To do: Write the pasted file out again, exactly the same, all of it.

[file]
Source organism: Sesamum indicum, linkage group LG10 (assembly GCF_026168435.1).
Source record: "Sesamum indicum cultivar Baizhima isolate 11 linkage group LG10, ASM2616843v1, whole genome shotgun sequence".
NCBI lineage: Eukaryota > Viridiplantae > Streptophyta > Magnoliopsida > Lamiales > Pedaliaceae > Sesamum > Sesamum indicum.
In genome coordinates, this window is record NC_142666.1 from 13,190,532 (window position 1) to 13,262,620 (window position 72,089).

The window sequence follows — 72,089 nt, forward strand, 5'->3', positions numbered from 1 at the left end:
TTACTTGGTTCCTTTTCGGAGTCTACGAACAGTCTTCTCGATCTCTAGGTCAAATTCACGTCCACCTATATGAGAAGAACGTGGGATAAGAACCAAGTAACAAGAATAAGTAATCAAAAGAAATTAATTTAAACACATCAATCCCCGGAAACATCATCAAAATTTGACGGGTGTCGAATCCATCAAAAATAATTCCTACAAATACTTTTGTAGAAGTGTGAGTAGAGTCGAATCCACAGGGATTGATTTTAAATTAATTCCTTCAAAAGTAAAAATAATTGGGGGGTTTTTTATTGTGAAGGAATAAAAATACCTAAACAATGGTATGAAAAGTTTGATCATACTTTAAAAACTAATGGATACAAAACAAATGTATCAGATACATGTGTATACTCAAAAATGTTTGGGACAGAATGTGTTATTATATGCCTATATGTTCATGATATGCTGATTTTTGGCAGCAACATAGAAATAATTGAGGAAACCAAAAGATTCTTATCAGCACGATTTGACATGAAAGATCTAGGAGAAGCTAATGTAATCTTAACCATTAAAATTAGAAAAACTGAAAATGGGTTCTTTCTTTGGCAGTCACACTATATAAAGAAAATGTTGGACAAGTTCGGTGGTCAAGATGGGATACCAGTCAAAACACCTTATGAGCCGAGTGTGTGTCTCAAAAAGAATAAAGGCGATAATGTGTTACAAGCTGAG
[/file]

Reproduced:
Source organism: Sesamum indicum, linkage group LG10 (assembly GCF_026168435.1).
Source record: "Sesamum indicum cultivar Baizhima isolate 11 linkage group LG10, ASM2616843v1, whole genome shotgun sequence".
NCBI lineage: Eukaryota > Viridiplantae > Streptophyta > Magnoliopsida > Lamiales > Pedaliaceae > Sesamum > Sesamum indicum.
In genome coordinates, this window is record NC_142666.1 from 13,190,532 (window position 1) to 13,262,620 (window position 72,089).

The window sequence follows — 72,089 nt, forward strand, 5'->3', positions numbered from 1 at the left end:
TTACTTGGTTCCTTTTCGGAGTCTACGAACAGTCTTCTCGATCTCTAGGTCAAATTCACGTCCACCTATATGAGAAGAACGTGGGATAAGAACCAAGTAACAAGAATAAGTAATCAAAAGAAATTAATTTAAACACATCAATCCCCGGAAACATCATCAAAATTTGACGGGTGTCGAATCCATCAAAAATAATTCCTACAAATACTTTTGTAGAAGTGTGAGTAGAGTCGAATCCACAGGGATTGATTTTAAATTAATTCCTTCAAAAGTAAAAATAATTGGGGGGTTTTTTATTGTGAAGGAATAAAAATACCTAAACAATGGTATGAAAAGTTTGATCATACTTTAAAAACTAATGGATACAAAACAAATGTATCAGATACATGTGTATACTCAAAAATGTTTGGGACAGAATGTGTTATTATATGCCTATATGTTCATGATATGCTGATTTTTGGCAGCAACATAGAAATAATTGAGGAAACCAAAAGATTCTTATCAGCACGATTTGACATGAAAGATCTAGGAGAAGCTAATGTAATCTTAACCATTAAAATTAGAAAAACTGAAAATGGGTTCTTTCTTTGGCAGTCACACTATATAAAGAAAATGTTGGACAAGTTCGGTGGTCAAGATGGGATACCAGTCAAAACACCTTATGAGCCGAGTGTGTGTCTCAAAAAGAATAAAGGCGATAATGTGTTACAAGCTGAG